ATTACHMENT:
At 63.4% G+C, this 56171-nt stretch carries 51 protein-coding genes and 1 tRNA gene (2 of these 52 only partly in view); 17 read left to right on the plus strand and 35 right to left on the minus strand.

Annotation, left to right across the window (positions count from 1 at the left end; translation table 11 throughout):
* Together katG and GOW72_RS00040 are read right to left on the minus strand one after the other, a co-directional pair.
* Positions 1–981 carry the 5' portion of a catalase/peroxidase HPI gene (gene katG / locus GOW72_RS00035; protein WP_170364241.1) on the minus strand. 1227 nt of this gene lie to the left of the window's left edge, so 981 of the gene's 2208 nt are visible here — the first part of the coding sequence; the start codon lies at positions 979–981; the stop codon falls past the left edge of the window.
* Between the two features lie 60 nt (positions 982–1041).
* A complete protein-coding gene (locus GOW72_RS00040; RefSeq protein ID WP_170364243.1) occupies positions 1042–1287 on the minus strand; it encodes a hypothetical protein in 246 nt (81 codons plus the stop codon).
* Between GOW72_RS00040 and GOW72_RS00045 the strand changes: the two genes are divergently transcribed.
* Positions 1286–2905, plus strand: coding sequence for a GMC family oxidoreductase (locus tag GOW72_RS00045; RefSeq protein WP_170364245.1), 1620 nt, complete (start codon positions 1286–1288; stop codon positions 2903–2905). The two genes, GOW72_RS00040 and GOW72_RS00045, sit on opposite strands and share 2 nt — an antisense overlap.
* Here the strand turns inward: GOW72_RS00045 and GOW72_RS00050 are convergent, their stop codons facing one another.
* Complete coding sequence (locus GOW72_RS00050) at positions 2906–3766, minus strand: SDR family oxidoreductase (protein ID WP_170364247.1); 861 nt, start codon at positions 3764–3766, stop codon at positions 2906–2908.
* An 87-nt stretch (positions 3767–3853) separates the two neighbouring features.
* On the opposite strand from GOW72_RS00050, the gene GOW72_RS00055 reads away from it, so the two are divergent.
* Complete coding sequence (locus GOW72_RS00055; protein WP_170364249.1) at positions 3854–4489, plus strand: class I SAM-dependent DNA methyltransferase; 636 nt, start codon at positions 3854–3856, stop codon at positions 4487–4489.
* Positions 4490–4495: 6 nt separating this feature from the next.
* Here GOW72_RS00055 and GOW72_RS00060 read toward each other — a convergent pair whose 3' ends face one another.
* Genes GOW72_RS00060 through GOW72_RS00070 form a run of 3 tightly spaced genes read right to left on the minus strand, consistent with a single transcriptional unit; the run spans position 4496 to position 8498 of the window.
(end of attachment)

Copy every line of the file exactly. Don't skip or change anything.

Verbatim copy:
At 63.4% G+C, this 56171-nt stretch carries 51 protein-coding genes and 1 tRNA gene (2 of these 52 only partly in view); 17 read left to right on the plus strand and 35 right to left on the minus strand.

Annotation, left to right across the window (positions count from 1 at the left end; translation table 11 throughout):
* Together katG and GOW72_RS00040 are read right to left on the minus strand one after the other, a co-directional pair.
* Positions 1–981 carry the 5' portion of a catalase/peroxidase HPI gene (gene katG / locus GOW72_RS00035; protein WP_170364241.1) on the minus strand. 1227 nt of this gene lie to the left of the window's left edge, so 981 of the gene's 2208 nt are visible here — the first part of the coding sequence; the start codon lies at positions 979–981; the stop codon falls past the left edge of the window.
* Between the two features lie 60 nt (positions 982–1041).
* A complete protein-coding gene (locus GOW72_RS00040; RefSeq protein ID WP_170364243.1) occupies positions 1042–1287 on the minus strand; it encodes a hypothetical protein in 246 nt (81 codons plus the stop codon).
* Between GOW72_RS00040 and GOW72_RS00045 the strand changes: the two genes are divergently transcribed.
* Positions 1286–2905, plus strand: coding sequence for a GMC family oxidoreductase (locus tag GOW72_RS00045; RefSeq protein WP_170364245.1), 1620 nt, complete (start codon positions 1286–1288; stop codon positions 2903–2905). The two genes, GOW72_RS00040 and GOW72_RS00045, sit on opposite strands and share 2 nt — an antisense overlap.
* Here the strand turns inward: GOW72_RS00045 and GOW72_RS00050 are convergent, their stop codons facing one another.
* Complete coding sequence (locus GOW72_RS00050) at positions 2906–3766, minus strand: SDR family oxidoreductase (protein ID WP_170364247.1); 861 nt, start codon at positions 3764–3766, stop codon at positions 2906–2908.
* An 87-nt stretch (positions 3767–3853) separates the two neighbouring features.
* On the opposite strand from GOW72_RS00050, the gene GOW72_RS00055 reads away from it, so the two are divergent.
* Complete coding sequence (locus GOW72_RS00055; protein WP_170364249.1) at positions 3854–4489, plus strand: class I SAM-dependent DNA methyltransferase; 636 nt, start codon at positions 3854–3856, stop codon at positions 4487–4489.
* Positions 4490–4495: 6 nt separating this feature from the next.
* Here GOW72_RS00055 and GOW72_RS00060 read toward each other — a convergent pair whose 3' ends face one another.
* Genes GOW72_RS00060 through GOW72_RS00070 form a run of 3 tightly spaced genes read right to left on the minus strand, consistent with a single transcriptional unit; the run spans position 4496 to position 8498 of the window.